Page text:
Then the scribes and the Pharisees brought a woman caught in adultery, making her stand in the center. “Teacher,” they said to Him, “this woman was caught in the act of committing adultery. In the law Moses commanded us to stone such women. So what do You say? ” They asked this to trap Him, in order that they might have evidence to accuse Him.

Jesus stooped down and started writing on the ground with His finger. When they persisted in questioning Him, He stood up and said to them, “The one without sin among you should be the first to throw a stone at her.”

Then He stooped down again and continued writing on the ground. When they heard this, they left one by one, starting with the older men. Only He was left, with the woman in the center. When Jesus stood up, He said to her, “Woman, where are they? Has no one condemned you? ”

“No one, Lord,” she answered.

“Neither do I condemn you,” said Jesus. “Go, and from now on do not sin anymore.”

John 7:53-8:11

John 7:53-8:11 (Are Today’s Bibles Reliable?)

Why Does the NIV Leave Out Verses?

Almost everyone in church has heard this at some point. Someone who refuses to use anything but a KJV Bible has told you, “The NIV leaves out verses, taking away from God’s Word!” Your immediate response may have been scoffing, but perhaps later during a sermon or Bible study you noticed something like 1 John 5:7-8. For the KJV says:

For there are three that bear record in heaven, the Father, the Word, and the Holy Ghost: and these three are one. And there are three that bear witness in earth, the Spirit, and the water, and the blood: and these three agree in one.

But the NIV says:

For there are three that testify: the Spirit, the water and the blood; and the three are in agreement.

“That’s odd,” you think. Then later maybe you were reading the Lord’s Prayer in Matthew 6 and were confused to find this:

Our Father which art in heaven, Hallowed be thy name. Thy kingdom come, Thy will be done in earth, as it is in heaven. Give us this day our daily bread. And forgive us our debts, as we forgive our debtors. And lead us not into temptation, but deliver us from evil: For thine is the kingdom, and the power, and the glory, for ever. Amen.

Matthew 6:9-13 (KJV)

Our Father in heaven, hallowed be your name, your kingdom come, your will be done, on earth as it is in heaven. Give us today our daily bread. And forgive us our debts, as we also have forgiven our debtors. And lead us not into temptation, but deliver us from the evil one.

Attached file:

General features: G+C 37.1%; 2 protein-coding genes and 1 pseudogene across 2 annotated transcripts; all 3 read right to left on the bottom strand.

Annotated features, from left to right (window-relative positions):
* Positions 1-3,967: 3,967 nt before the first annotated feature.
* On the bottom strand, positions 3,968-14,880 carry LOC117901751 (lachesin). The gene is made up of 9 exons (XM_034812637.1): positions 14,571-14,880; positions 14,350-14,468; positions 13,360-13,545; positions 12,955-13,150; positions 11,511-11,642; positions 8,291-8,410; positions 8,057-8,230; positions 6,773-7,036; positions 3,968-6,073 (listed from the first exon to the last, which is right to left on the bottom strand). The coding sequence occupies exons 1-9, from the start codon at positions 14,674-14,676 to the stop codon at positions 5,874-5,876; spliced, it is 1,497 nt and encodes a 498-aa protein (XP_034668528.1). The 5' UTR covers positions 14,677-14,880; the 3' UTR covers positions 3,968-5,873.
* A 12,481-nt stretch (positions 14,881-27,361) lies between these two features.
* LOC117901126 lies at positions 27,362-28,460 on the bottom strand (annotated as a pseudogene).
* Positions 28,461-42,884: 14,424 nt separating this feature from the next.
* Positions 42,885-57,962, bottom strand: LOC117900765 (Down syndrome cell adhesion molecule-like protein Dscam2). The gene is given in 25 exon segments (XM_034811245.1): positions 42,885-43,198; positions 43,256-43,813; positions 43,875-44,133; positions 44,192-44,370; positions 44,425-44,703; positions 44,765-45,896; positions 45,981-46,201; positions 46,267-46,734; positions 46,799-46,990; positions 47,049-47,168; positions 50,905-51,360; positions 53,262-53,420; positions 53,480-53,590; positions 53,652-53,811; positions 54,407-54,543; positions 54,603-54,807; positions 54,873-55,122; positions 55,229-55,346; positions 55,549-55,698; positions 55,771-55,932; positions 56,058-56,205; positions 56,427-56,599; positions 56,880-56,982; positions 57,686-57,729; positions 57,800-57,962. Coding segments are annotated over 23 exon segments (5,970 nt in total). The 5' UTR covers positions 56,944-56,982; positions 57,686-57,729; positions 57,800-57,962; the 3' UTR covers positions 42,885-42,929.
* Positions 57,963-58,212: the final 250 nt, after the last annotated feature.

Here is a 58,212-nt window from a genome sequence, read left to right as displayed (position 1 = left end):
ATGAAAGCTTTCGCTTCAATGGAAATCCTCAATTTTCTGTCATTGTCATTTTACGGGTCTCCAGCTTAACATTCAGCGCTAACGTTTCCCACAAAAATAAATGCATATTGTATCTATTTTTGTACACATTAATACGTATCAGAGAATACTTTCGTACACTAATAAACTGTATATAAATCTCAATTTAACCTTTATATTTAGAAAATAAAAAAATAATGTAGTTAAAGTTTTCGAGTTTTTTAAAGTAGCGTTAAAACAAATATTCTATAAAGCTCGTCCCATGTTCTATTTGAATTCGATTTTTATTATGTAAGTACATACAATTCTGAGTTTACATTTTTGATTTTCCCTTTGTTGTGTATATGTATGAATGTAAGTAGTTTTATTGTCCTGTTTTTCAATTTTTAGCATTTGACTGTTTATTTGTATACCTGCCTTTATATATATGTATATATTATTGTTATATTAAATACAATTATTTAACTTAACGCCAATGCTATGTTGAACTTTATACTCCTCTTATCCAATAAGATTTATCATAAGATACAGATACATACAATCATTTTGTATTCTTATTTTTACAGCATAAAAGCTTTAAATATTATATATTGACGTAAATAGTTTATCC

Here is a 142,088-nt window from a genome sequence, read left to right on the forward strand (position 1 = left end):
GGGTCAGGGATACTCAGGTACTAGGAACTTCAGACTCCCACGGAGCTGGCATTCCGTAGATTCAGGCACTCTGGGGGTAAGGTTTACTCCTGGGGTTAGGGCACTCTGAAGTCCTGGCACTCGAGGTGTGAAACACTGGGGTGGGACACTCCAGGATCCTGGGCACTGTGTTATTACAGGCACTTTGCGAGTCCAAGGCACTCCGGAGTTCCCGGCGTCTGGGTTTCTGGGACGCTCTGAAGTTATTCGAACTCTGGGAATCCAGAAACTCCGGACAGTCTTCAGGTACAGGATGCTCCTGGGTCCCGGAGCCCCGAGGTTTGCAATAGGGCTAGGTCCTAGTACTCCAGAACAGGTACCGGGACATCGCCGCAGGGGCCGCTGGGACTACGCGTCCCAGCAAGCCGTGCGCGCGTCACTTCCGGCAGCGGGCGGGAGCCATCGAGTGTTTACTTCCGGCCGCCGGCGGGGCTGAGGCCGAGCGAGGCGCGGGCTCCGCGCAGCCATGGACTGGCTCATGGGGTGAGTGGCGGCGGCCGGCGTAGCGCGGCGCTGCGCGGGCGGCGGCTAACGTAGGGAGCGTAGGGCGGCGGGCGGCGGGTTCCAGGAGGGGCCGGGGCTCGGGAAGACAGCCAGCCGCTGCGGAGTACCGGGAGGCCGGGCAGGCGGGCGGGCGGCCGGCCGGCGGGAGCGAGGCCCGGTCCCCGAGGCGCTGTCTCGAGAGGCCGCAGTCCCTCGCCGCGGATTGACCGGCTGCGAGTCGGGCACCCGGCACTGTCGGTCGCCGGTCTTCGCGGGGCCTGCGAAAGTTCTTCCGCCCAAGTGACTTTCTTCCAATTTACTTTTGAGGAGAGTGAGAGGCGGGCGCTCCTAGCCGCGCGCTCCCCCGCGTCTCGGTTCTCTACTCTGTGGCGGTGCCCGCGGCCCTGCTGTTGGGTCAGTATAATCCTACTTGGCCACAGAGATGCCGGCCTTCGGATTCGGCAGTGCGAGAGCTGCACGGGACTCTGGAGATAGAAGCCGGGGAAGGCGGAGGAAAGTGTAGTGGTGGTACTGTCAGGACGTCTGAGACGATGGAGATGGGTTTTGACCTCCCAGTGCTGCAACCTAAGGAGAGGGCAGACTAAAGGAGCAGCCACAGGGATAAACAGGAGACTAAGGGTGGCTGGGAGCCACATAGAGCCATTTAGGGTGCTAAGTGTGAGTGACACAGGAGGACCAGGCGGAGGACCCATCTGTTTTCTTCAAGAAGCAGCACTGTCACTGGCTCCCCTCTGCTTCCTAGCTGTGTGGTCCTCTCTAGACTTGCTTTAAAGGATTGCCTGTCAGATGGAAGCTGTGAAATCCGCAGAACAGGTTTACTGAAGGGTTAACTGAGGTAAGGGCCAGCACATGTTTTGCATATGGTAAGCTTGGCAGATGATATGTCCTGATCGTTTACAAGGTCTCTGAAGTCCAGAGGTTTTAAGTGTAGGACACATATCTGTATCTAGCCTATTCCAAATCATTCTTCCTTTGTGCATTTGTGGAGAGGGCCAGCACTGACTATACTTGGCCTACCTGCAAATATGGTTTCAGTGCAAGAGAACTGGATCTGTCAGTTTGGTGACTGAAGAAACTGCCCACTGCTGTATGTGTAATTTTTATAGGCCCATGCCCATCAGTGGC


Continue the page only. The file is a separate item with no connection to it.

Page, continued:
Matthew 6:9-13 (NIV)

“Oh my goodness!” you exclaim. “Crazy Brother Bob with the angry beard was right! The NIV does leave out verses. They’re changing God’s Word!”

Crazy Brother Bob with the angry beard was right!

Okay, you may not have responded so drastically when and if this happened to you, but perhaps it did raise some doubt and questions. And that makes sense. As Christians, the Bible is our authority. We believe it to be God-breathed and the source of all truth needed for salvation. So if a translation of the Bible is messed up, that is a serious issue for us. If a Bible as popular as the NIV is subtracting from the words of God, we have to confront it.

NIV leave out verses

Fortunately, this is not the situation. If you do not already know this, I’ll explain the basic history of the Bible and how this leads to our modern translations, and their differences.

The Bible is actually 66 books, and they were written over a period of at least 1,500 years by over 40 people from various walks of life. There were original authors, editors, and copyists who produced the first generation of each book of Scripture. For the Old Testament, these books were written mostly in the Hebrew language, with certain portions in Aramaic. The New Testament books were written in Greek. The final book of the Bible was written sometime before AD 100.